Prophylactic Hysterectomy Assignment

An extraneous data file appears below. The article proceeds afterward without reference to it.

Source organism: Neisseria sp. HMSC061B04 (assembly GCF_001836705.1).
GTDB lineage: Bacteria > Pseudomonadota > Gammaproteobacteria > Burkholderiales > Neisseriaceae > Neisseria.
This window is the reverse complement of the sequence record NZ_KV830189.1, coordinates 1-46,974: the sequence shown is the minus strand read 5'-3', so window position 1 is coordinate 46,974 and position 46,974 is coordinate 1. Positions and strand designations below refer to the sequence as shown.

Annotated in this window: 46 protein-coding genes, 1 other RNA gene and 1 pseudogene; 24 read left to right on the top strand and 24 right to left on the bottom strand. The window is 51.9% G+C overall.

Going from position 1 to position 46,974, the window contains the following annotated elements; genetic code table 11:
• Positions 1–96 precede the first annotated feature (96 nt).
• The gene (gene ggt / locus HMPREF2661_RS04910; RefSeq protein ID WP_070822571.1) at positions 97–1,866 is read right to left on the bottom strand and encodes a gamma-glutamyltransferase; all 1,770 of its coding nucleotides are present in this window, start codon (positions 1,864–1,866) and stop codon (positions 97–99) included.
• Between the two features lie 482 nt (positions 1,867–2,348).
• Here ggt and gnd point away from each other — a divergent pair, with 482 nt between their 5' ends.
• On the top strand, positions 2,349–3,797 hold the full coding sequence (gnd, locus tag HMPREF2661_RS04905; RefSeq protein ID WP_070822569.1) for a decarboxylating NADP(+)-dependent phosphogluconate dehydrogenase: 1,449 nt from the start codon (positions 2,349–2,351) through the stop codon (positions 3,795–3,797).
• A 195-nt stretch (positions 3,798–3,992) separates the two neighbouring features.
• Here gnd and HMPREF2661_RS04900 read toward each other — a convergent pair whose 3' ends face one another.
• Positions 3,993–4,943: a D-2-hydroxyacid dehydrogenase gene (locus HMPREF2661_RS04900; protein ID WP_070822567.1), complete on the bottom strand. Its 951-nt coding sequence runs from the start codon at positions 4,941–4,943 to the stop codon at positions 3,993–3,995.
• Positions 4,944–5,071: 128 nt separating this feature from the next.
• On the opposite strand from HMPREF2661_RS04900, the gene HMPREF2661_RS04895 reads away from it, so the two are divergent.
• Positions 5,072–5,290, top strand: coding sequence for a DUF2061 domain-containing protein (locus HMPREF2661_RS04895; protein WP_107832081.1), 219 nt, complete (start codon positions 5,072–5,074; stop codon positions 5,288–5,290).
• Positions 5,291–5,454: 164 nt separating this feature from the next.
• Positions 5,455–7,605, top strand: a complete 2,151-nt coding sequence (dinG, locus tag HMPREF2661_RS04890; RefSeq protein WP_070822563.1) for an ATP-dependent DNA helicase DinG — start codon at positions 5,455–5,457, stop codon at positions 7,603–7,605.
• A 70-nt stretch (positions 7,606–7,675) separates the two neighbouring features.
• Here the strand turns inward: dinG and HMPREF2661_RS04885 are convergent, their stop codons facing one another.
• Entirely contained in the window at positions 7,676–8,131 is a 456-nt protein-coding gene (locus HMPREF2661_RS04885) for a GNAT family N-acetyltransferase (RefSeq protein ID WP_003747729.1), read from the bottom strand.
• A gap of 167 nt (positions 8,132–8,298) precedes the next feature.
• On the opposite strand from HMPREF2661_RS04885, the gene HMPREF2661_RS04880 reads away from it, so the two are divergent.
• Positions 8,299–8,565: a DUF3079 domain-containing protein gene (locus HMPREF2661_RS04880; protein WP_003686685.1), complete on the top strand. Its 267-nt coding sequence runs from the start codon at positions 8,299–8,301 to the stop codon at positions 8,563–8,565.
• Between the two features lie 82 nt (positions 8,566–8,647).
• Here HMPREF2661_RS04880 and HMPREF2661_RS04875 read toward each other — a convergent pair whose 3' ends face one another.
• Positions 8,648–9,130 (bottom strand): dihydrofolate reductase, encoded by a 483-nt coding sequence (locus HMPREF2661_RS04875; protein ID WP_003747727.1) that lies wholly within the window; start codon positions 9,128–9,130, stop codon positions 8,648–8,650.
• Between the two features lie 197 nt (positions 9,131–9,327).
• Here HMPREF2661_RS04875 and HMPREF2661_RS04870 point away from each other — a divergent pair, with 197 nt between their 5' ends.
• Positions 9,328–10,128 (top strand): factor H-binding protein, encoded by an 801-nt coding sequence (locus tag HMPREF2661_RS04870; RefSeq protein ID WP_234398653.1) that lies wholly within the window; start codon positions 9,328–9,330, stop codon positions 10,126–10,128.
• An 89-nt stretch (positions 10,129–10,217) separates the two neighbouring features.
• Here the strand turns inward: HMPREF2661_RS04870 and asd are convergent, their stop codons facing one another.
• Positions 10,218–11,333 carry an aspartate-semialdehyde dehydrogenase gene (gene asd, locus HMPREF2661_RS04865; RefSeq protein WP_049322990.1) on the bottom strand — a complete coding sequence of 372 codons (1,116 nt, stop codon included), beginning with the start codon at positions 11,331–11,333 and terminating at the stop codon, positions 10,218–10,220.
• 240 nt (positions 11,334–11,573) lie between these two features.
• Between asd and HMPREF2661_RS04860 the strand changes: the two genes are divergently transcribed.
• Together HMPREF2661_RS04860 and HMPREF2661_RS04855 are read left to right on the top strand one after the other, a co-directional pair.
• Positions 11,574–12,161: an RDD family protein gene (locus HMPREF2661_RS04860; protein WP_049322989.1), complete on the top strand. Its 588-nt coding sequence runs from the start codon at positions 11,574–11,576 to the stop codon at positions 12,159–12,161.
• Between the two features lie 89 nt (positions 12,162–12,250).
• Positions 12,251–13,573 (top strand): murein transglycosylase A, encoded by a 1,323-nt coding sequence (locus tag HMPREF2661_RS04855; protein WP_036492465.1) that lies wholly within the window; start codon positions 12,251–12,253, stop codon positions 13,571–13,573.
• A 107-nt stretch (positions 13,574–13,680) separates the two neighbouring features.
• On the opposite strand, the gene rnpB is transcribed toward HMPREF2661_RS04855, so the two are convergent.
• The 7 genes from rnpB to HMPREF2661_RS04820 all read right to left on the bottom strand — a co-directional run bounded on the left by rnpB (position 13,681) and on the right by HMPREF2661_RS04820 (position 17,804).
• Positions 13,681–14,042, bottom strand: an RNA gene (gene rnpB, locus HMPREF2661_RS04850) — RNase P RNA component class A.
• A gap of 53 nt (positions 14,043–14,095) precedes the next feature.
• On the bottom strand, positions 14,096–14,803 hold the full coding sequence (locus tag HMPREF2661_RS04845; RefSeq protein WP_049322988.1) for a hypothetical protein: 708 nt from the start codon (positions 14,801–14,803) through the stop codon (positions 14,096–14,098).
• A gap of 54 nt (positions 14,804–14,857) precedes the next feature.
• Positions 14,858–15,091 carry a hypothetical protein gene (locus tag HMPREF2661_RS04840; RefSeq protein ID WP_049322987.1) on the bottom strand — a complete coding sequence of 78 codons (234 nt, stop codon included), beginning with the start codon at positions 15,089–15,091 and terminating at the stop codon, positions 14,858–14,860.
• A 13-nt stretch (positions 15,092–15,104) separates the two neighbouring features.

Prophylactic Hysterectomy Assignment Prophylactic Hysterectomy Assignment For this assignment, read the article, which I sent to you, you will review and reflect on the Prophylactic Hysterectomy article. This article can be applied to healthcare providers in the primary care and specialty settings. Discussion of the article is based on the course objectives and weekly content, which emphasize the core learning objectives for an evidence-based primary care curriculum. Throughout your nurse practitioner program, discussions are used to promote the development of clinical reasoning through the use of ongoing assessments and diagnostic skills, and to develop patient care plans that are grounded in the latest clinical guidelines and evidence-based practice. APA format with at least 5 references, plus the article no older than 5 years old. Prophylactic Hysterectomy Assignment Discuss any “take-away” thoughts from the article. What are the ethical dilemmas to consider with prophylactic surgeries? Discuss the screenings Interventions Options Education that you would provide to a patient that has a strong family history of ovarian cancer. What if the patient has no health insurance? What resources could you offer to assist the patient? Discuss and describe what causing patient to undergo a Prophylactic Hysterectomy. ORDER NOW FOR CUSTOMIZED AND ORIGINAL ESSAY PAPERS Gynecologic Oncology 102 (2006) 475 – 479 Role of prophylactic hysterectomy in patients at high risk for hereditary cancers Jeannine A. Villella a , Madhu Parmar a , Kathleen Donohue b , Cathy Fahey c , M. Steven Piver c , Kerry Rodabaugh a,? a Department of Gynecologic Oncology, Buffalo, NY 14263, USA Department of Health Behavior, Roswell Park Cancer Institute, Buffalo, NY 14263, USA Gilda Radner Familial Ovarian Cancer Registry, Roswell Park Cancer Institute, Buffalo, NY 14263, USA b c Received 23 September 2005 Available online 13 February 2006 Abstract Background. Current surgical recommendations for ovarian cancer prophylaxis in women at high risk of developing ovarian cancer include bilateral salpingo-oophorectomy (risk-reducing salpingo-oophorectomy (RRSO)). The role of hysterectomy is unclear. We sought to determine outcomes following prophylactic surgery in high-risk women. Methods. We surveyed unaffected members of the Gilda Radner Familial Ovarian Cancer Registry who had undergone oophorectomy from 1981 to 2002. Data were collected and analyzed for statistical significance by the Fisher’s Exact Test. Results. Two hundred eighty women were surveyed, and 154 (55%) responded; 97% were Caucasian and 14% reported being Jewish. The median age of the respondents was 51 years (range 29–79); median age at oophorectomy was 41 years (range 15–68). Fifty-eight patients (38%) reported a laparoscopic procedure. One hundred five patients (68%) had a simultaneous hysterectomy, and 4 (3%) had a prior hysterectomy. Fortyfour patients (29%) underwent BSO only. Of these 44 patients, 40 (91%) did not require a subsequent hysterectomy. Of the 4 who did, 2 were for leiomyomas, one for menorrhagia and the other was unknown. While not statistically significant, of the 3 patients who developed a subsequent gynecologic malignancy, all had undergone a hysterectomy. Prophylactic Hysterectomy Assignment There was a statistically significant difference in whether or not the uterus was removed as part of the procedure by time period, whereby women treated prior to 1990 had a higher likelihood of having a hysterectomy (P = 0.03). Conclusion. The women in our study did not require hysterectomy for prevention of malignancy. We conclude that one should screen for benign gynecological indications for hysterectomy when planning a prophylactic BSO for prevention of ovarian cancer. Other potential risk factors for endometrial cancer, including the role of UPSC in HBOC, remain to be elucidated. © 2006 Elsevier Inc. All rights reserved. Keywords: Familial ovarian cancer; Prophylactic oophorectomy; Hysterectomy Introduction The lifetime risk of developing ovarian cancer in the general population is 1–2%. For women with a family history of ovarian cancer, their lifetime risk of developing this disease increases to 4 to 5% with one first degree relative and to 7% when 2 first-degree relatives are affected [1,2]. The lifetime risk of ovarian cancer in women belonging to HBOC Breast and Ovarian Cancer Syndrome) families is 40–60% [3]. Increased awareness of a genetic component to this disease has led to formation of ovarian cancer registries [4]. Registries and clinics specific to hereditary ovarian cancer syndromes have been the source of high-risk patient cohorts used to test riskreducing strategies. These strategies include increased surveillance (bimanual pelvic exams, pelvic ultrasound with color flow Doppler and serial serum CA-125 levels), oral contraceptive pills and risk-reducing salpingo-oophorectomy (RRSO). The National Institute of Health consensus statement states that the risk of ovarian cancer in women from families with HBOC 476 J.A. Villella et al. / Gynecologic Oncology 102 (2006) 475–479 syndromes is sufficiently high to recommend RRSO in women at age 35 or after childbearing is completed [5,6]. These recommendations additionally advise that women undergoing RRSO should be informed that removal of the tubes and ovaries does not provide 100% protection and that they remain at risk of primary peritoneal carcinoma [7]. Current recommendations for risk reduction include prophylactic bilateral salpingo-oophorectomy in women at high risk for developing ovarian cancer [8]. Controversy regarding the recommendations for the type of prophylactic surgery offered women arises with the question “is hysterectomy a necessary component of the prophylactic surgery?” Proponents argue that it reduces incidence of future gynecologic surgery, risk of fallopian tube cancer and risk of papillary serous carcinoma of the uterus and simplifies hormone replacement therapy. Those in opposition counter that it increases morbidity, operative time, hospital stay, recovery time and overall costs. Our objective in this study was to evaluate actual practice patterns in women at risk who had undergone RRSO. We also sought to determine the outcome of those women who did not have hysterectomy as part of their initial procedure. Materials and methods This study invited participation, via questionnaire, of 280 women in the Gilda Radner Familial Ovarian Cancer Registry (GRFOCR) who had undergone previous oophorectomy from 1981 to 2002. Prophylactic Hysterectomy Assignment Inclusion in the Registry requires a family history of ovarian cancer and the majority of women had at least 2 close (1st or 2nd degree) relatives with ovarian cancer. In addition to demographic information, indications for hysterectomy, incidence of hysterectomy and the incidence of subsequent gynecological cancers following prophylactic surgery were collected. The Registry routinely pursues the pathology report and medical records of all reported malignancies to confirm diagnoses. If there was no cancer history, this was not performed. Categorical data were analyzed using Fisher’s Exact Test. Patients were stratified based on whether or not a hysterectomy was performed coincident with the oophorectomy. Comparisons were made between these two patient subsets for proportions of subsequent gynecologic malignancy (yes or no), surgery type for complications (bowel obstruction, bowel resection, colon resection or exploratory) and era of diagnosis (in 5-year intervals). The null hypothesis in each of these comparisons was that there were equal proportions between the two patient subsets for each level of the variable of interest. The two-sided alternative hypothesis was that the proportion in one patient subset was much larger or smaller than in the other subset. Statistical significance was defined to be a P value b0.05. Data analysis was performed using the StatXact5 software package. Ninety-five percent confidence intervals are stated where appropriate. Results A total of 154 (55%) women responded to the one time mailing of the survey. The median age of the women completing the survey was 51 years (range: 29–79 years). The majority of Table 1 Mutation likelihood risk assessment Shattuck-Eidens (BRCA1 only) Couch (BRCA1 only) BRCAPRO Myriad Average Low High 22% 25% 21% 16% 0.4% 0.3% 0.1% 3% 99% 96% 100% 90% Table 2 Characteristics of oophorectomy procedure (n = 154) Characteristic Ovaries removed One Both Unknown Uterus removed Yes Yes (prior) No Unknown Type of surgery Laparotomy Laparoscopy Vaginal Unknown Age at oophorectomy (years) Median Range No. (%) 10 (6%) 143 (93%) 1 (1%) 105 (68%) 4 (3%) 44 (29%) 1 (1%) 88 (57%) 58 (38%) 2 (1%) 6 (4%) 41 (15, 68) the women were white (97%), three were Hispanic (2%) and one Native American (1%). Christianity was the most common religion as self reported by 127 women (82%) followed by 21 (14%) who were Jewish and 6 (4%) who were either other religions or unreported religion. Patients were examined by a gynecologist frequently, with 123 (80%) having at least annual pelvic examinations. One hundred and six (69%) patients had a history of oral contraceptive use, and 141 (92%) had a history of a full term pregnancy. Because BRCA mutation status was unavailable for these patients, four risk models or databases (BRCAPRO, ShattuckEidens, Couch and Myriad laboratory data tables) were used for calculating BRCA1 and BRCA2 mutation likelihood to help assess the patients’ risk for developing ovarian cancer. Prophylactic Hysterectomy Assignment Eightysix percent had a BRCA1 or BRCA2 mutation likelihood of 7.8% or greater as calculated by at least one of these models (compared to a general population risk of b1%). Using the BRCAPRO model, the average patient in this study had a 21% risk of harboring a mutation in the BRCA1 or 2 genes. This highlights the high risk status of patients enrolled in this study. Table 1 compares the four models. The characteristics of the oophorectomy procedure are summarized in Table 2. The median patient age at the time of oophorectomy was 41 years (range: 15–68 years). There were a total of 109 women (71%) who had their uterus removed, including four women whose uterus had been removed previously. Forty-four women (29%) did not have their uterus removed at the time of oophorectomy. Types of surgical procedures included laparotomy (57%), laparoscopy (38%), vaginal (1%) and unknown (4%). Table 3 documents the incidence of hysterectomy following RRSO. Among the 47 women who did not report prior hysterectomy, 40 (91%, CI: 78%, 97%) had not undergone subsequent hysterectomy at the time of the survey. Four women (9%, CI: 2%, 22%) did have a subsequent hysterectomy, two secondary to uterine myomas, one due to menorraghia and one woman whose reason was unreported. There were 3 women (6%) whose hysterectomy status was unknown. J.A. Prophylactic Hysterectomy Assignment Villella et al. / Gynecologic Oncology 102 (2006) 475–479 Table 3 Incidence of hysterectomy following risk-reducing salpingo-oophorectomy (n = 44) Incidence No. (%) No Yes Reason Uterine myomas Menorraghia Unknown 40 (91%) 4 (9%) 2 1 1 Table 4 details the incidence of subsequent gynecologic malignancy, stratified by whether or not the patients received a hysterectomy at the time of oophorectomy. There were no subsequent malignancies identified among those who did not have their uterus removed. In the group of women who had a hysterectomy as part of their prophylactic procedure, 3 (3%) had a subsequent gynecologic malignancy: two peritoneal cancers and one recurrent ovarian carcinoma in a woman who was diagnosed with ovarian cancer at her original surgery. These differences were not statistically significant (two-sided P value = 0.56, Fisher’s Exact Test). Forty-eight women underwent some type of subsequent surgery, mostly for procedures unrelated to the oophorectomy. A total of five women had surgery for bowel obstruction or bowel resection, and four women reported undergoing subsequent exploratory surgery. These data were stratified by whether or not the women had a hysterectomy at the time of the oophorectomy procedure, and there were no statistically significant differences between the two subsets of patients (P value = 0.72, two-sided Fisher’s Exact Test). In stratifying, by 5-year intervals of when the patients received their RRSO, whether or not the women received a hysterectomy at the time of the procedure, we found the following: among the women who retained their uterus, the vast majority (91%) had been treated in 1990 or later: 9 (20%) 1990–1994, 17 (39%) 1995–1999, 14 (32%) 2000–2003. Among those who underwent a hysterectomy, 72% were treated during the same time period: 34 (32%) 1990–1994, 21 (20%) 1995–1999, 21 (20%) 2000–2003. Twenty-five percent of the women who had a hysterectomy at the time of oophorectomy were treated prior to 1990, while among the women who did not undergo a hysterectomy; only 9% were treated prior to 1990. Comparing the women for whom the time period of the oophorectomy procedure was known (n = 146), there was a statistically significant difference in whether or not the uterus was removed as part of the procedure, comparing prior to 1990 versus 1990 or later. A significantly greater percentage of women had their uterus removed prior to 1990 (P value = 0.03, two-sided Fisher’s Exact Test). Discussion One of the challenges facing those who care for women at increased risk for breast or ovarian cancer is the identification of strategies that may be used to reduce cancer risks or mortality. Health care providers are faced with multiple options, including 477 increased surveillance, chemoprevention and risk-reducing surgery. Much of the evidenced-based medicine regarding these options is retrospective. Given the lack of prospective standardized studies, clinicians search for the most effective strategies to care for these at-risk patients. Carriers of inherited mutations in the BRCA genes are thought to have a lifetime risk of developing breast and ovarian cancer of 50–85% and 20– 40% respectively [9,10]. Women who carry germ line mutations in the BRCA1 or BRCA2 genes may choose to undergo prophylactic oophorectomy to decrease their risk of developing ovarian and breast carcinomas [11,12]. The extent of surgery remains subject to debate. Some authors believe that adding hysterectomy at the time of BSO will prevent the need for future gynecologic surgery, either for benign or malignant reasons. Hysterectomy at the time of RRSO has been recommended by some investigators because it decreases the risk of endometrial cancer in patients using Tamoxifen for breast cancer [13]. Patients suffering from menopausal symptoms following RRSO are also at risk for osteoporosis and may choose to take estrogens. If the uterus is present, combination hormone replacement therapy is warranted for the prevention of endometrial cancer. Recently, it has been shown that this combination therapy may increase breast cancer, pulmonary embolism and stroke incidence [14]. Prophylactic Hysterectomy Assignment Hysterectomy at the time of RRSO can simplify hormone replacement and may decrease these risks. An additional argument in favor of hysterectomy at the time of RRSO is the potential prevention of fallopian tube carcinoma. Although the surface area of the fallopian tube is much greater than that of the ovary, the ovary gives rise to malignancy more than 20 times as frequently [15], and primary fallopian tube carcinoma is a rare entity. While about 11% of fallopian tube cancers present with the symptom triad of leukorrhea, pelvic mass and pain [16], the majority are asymptomatic. During the last several years, evidence of a relationship between carcinoma of the fallopian tube and mutations in BRCA1 or 2 genes has emerged. Initial reports were from case studies, and now newer epidemiologic evidence has focused on retrospective BRCA testing on fallopian tube cancers [17]. The Ontario Cancer Registry had 44 patients diagnosed with fallopian tube carcinoma from 1990 to 1998. Five of the 44 cases were positive for a BRCA1 mutation (11%) and two for a BRCA2 mutation (5%) [18]. Three of these patients were of Ashkenazi Jewish descent, and only 2 carried a founder mutation. Lu et al. reviewed 50 women at high risk for ovarian cancer who underwent RRSO. Out of 33 whom had a greater than 25% calculated risk of carrying a germ line Table 4 Incidence of subsequent gynecologic malignancy by initial hysterectomy status Initial hysterectomy Subsequent gynecologic malignancy (P = 0.56) Yes No Total Yes No Unknown Total 3 0 – 3 103 43 – 146 106 43 5 154 478 J.A. Villella et al. / Gynecologic Oncology 102 (2006) 475–479 mutation in either the BRCA1 or BRCA2 gene, serial sections of the ovaries and fallopian tubes revealed 3 occult carcinomas, one of which was of the fallopian tube [11]. Prophylactic Hysterectomy Assignment Another histological review of 30 women who were BRCA mutation carriers and underwent an RRSO found 4 occult fallopian tube carcinomas [19]. Carcinoma of the fallopian tube is believed to be part of the clinical spectrum of BRCA-associated gynecologic malignancies. While the additional morbidity of adding a hysterectomy to the RRSO is minimal [18,20], we do not believe it is necessary to prevent future malignancies of the fallopian tube. There have been no documented cases of fallopian tube cancer arising in the cornua of a patient who had a prophylactic oophorectomy without hysterectomy. The most common sites of fallopian tube carcinomas are in the ampulla followed by the infundibulum [21–23]. The need for hysterectomy to prevent fallopian tube carcinoma, therefore, remains debatable. In considering the risks of uterine pathology in patients harboring a BRCA mutation, a retrospective cohort of 199 Ashkenazi Jewish women with endometrial cancer revealed only 3 (1.5%) tumors associated with BRCA1 mutation, an odds ratio of 0.75 (CI 0.24, 2.34; P = 0.6). Thus, a mutation in BRCA may not confer an increased lifetime risk of endometrial cancer [24]. The biologic mechanisms of uterine papillary serous carcinoma (UPSC) are largely unknown. Case reports have lead to further investigations as to the role of BRCA mutations in UPSC. One report documented an Ashkenazi Jewish woman with UPSC and her sister with papillary serous carcinoma of the ovary. Both had a germ line BRCA1 mutation (5382insC), suggesting a possible genetic link between BRCA1 mutations and UPSC [25]. An investigation of an Ashkenazi Jewish family with UPSC reported no identified BRCA1 or BRCA2 mutations [26]. Another study retrospectively screened 56 women with UPSC, none of whom was Ashkenazi Jewish, using a protein truncation assay believed to identify 70% of mutations occurring in the coding region of the BRCA genes. These samples were also tested for the three most common Ashkenazi Jewish founder mutations known to occur in the BRCA genes. No mutations were discovered, and the authors concluded that UPSC was not a likely manifestation of the HBOC syndrome [27]. Other groups studying UPSC patients found that 4 out of 20 Ashkenazi Jewish women had BRCA1 mutations [28] and 3 out of 9 Ashkenazi Jewish women had BRCA2 mutations. The current data suggest that Ashkenazi Jewish women with BRCA mutations may be at risk for UPSC, and therefore this subgroup of patients might benefit from prophylactic hysterectomy [27,28]. Conclusions Our study found that 9% of the women surveyed required subsequent hysterectomy following their RRSO procedure. Interestingly, among the women known to have a uterus at the time of surgery (n = 149), 70% had their uterus removed at the time of oophorectomy, and only 30% did not. Moreover, among the women whose uterus was not removed, there were no subsequent gynecologic malignancies identified, although not statistically significant. Because only a small number of patients developed a subsequent gynecologic malignancy (n = 3), these results must be considered anecdotal. There was not a difference in incidence of subsequent bowel, colon or exploratory surgery between these two groups of women. There was, however, a significant difference in hysterectomy being part of the oophorectomy procedure based on the time period when the surgery was performed, whereby women treated prior to 1990 were much more likely to have received a hysterectomy. This may be related to the fact that the American College of Obstetricians and Gynecologists issued guidelines on RRSO in 1994. While our study is limited by size and the retrospective nature of the survey, we are able to conclude that, while women do not require hysterectomy for prophylaxis of ovarian or fallopian tube cancer, they should be screened for benign gynecological indications for hysterectomy. Furthermore, serial sectioning of these specimens is imperative for complete evaluation and identification of those patients who may harbor occult malignancies and thus will need a full staging procedure and possibly adjuvant treatment [29–32]. Another possible limitation to our study may be that, although all of the patients in the study had extensive pedigree ana … Prophylactic Hysterectomy Assignment Get a 10 % discount on an order above $ 100 Use the following coupon code : NURSING10